Login | Register

“It was a bit my fault and a bit his fault": Mothers' and Early School-aged Children’s Blame Attributions in Conversations about Peer Conflicts

Title:

“It was a bit my fault and a bit his fault": Mothers' and Early School-aged Children’s Blame Attributions in Conversations about Peer Conflicts

Badasu, Mawuena ORCID: https://orcid.org/0000-0002-2396-4852 (2019) “It was a bit my fault and a bit his fault": Mothers' and Early School-aged Children’s Blame Attributions in Conversations about Peer Conflicts. Masters thesis, Concordia University.

[img]
Preview
Text (application/pdf)
Badasu_MA_F2019-a.pdf - Accepted Version
Available under License Spectrum Terms of Access.
648kB

Abstract

In a sample of 36 dyads, this study investigated mothers’ and their 6-7-year-old children’s blaming strategies when engaged in conversations about the children’s peer conflicts. Each dyad discussed two conflicts in which the child was hurt, one to which they felt they contributed (shared fault) and the other in which they felt they did not contribute to the conflict (no fault). We specifically examined: (1) how conversations about the two events differed in terms of maximizing and mitigating blame attributions across three contexts (the peer’s harm against the child, child’s harm to the peer, and the child’s self-protection from harm) (2) variations between mothers and children’s maximizing and mitigating blame strategies (3) the specific dimensions that mothers and children considered in making blame attributions. Results revealed that families maximized responsibility more in the no fault conversations in the context of harm to the child and self-protection from harm, whereas they maximized blame concerning the child’s harm to his/her peer more in the shared fault conversations. Comparing mothers and children, findings indicated that mothers maximized blame more in self-protection contexts, whereas children maximized blame for the peers’ harm to child and mitigated responsibility across all contexts. Regarding dimensions of blame attribution, avoidability and consequences of harm were used most often by families. Mothers referenced avoidability and act evaluations most frequently whereas children more often discussed presence of harmful acts and subsequent responses to one’s own harm. Findings suggest that maternal socialization of blame is context-sensitive as mother-child dyads are listening to and largely agreeing with each other. Mothers’ emphasis on self-protection raises questions about parental concerns for children’s responsibility and agency in the context of victimization. Implications for children’s moral development are discussed.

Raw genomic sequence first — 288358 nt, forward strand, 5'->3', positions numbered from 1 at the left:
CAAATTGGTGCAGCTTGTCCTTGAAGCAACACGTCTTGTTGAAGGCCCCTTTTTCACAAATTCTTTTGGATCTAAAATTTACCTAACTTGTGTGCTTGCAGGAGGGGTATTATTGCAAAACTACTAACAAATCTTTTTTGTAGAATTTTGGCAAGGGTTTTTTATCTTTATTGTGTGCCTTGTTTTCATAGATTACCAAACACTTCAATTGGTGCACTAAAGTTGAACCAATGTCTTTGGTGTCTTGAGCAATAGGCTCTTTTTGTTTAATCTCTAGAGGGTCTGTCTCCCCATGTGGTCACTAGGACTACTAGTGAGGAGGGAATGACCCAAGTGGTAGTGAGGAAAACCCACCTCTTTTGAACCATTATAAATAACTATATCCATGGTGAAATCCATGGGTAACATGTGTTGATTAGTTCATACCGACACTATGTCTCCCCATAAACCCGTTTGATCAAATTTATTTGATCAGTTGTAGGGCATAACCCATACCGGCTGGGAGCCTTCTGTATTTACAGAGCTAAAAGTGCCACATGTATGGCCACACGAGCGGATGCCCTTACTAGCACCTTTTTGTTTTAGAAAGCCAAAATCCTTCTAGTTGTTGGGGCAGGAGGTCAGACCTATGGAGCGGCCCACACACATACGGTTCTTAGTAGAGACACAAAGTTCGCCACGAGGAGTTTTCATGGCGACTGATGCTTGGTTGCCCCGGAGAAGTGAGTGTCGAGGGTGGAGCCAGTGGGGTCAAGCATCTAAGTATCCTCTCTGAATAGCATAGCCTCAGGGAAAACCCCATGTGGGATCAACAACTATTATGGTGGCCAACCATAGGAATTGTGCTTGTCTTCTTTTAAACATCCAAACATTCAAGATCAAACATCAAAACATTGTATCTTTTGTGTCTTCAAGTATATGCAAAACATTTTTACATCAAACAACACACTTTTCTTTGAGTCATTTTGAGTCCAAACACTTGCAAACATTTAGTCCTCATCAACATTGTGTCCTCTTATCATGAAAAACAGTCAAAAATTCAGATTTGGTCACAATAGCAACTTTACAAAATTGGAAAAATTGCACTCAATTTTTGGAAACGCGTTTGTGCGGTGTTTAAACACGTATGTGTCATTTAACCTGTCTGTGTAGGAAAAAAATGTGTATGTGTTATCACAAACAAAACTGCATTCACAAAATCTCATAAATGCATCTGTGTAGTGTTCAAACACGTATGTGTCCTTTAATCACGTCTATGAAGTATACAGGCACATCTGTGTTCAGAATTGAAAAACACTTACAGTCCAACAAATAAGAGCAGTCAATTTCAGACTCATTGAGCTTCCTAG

Divisions:Concordia University > Faculty of Arts and Science > Education
Item Type:Thesis (Masters)
Authors:Badasu, Mawuena
Institution:Concordia University
Degree Name:M.A.
Program:Child Studies
Date:25 June 2019
Thesis Supervisor(s):Recchia, Holly
ID Code:985651
Deposited By: Mawuena Badasu
Deposited On:15 Nov 2019 14:54
Last Modified:15 Nov 2019 14:54
All items in Spectrum are protected by copyright, with all rights reserved. The use of items is governed by Spectrum's terms of access.

Repository Staff Only: item control page

Downloads per month over past year

Research related to the current document (at the CORE website)
- Research related to the current document (at the CORE website)
Back to top Back to top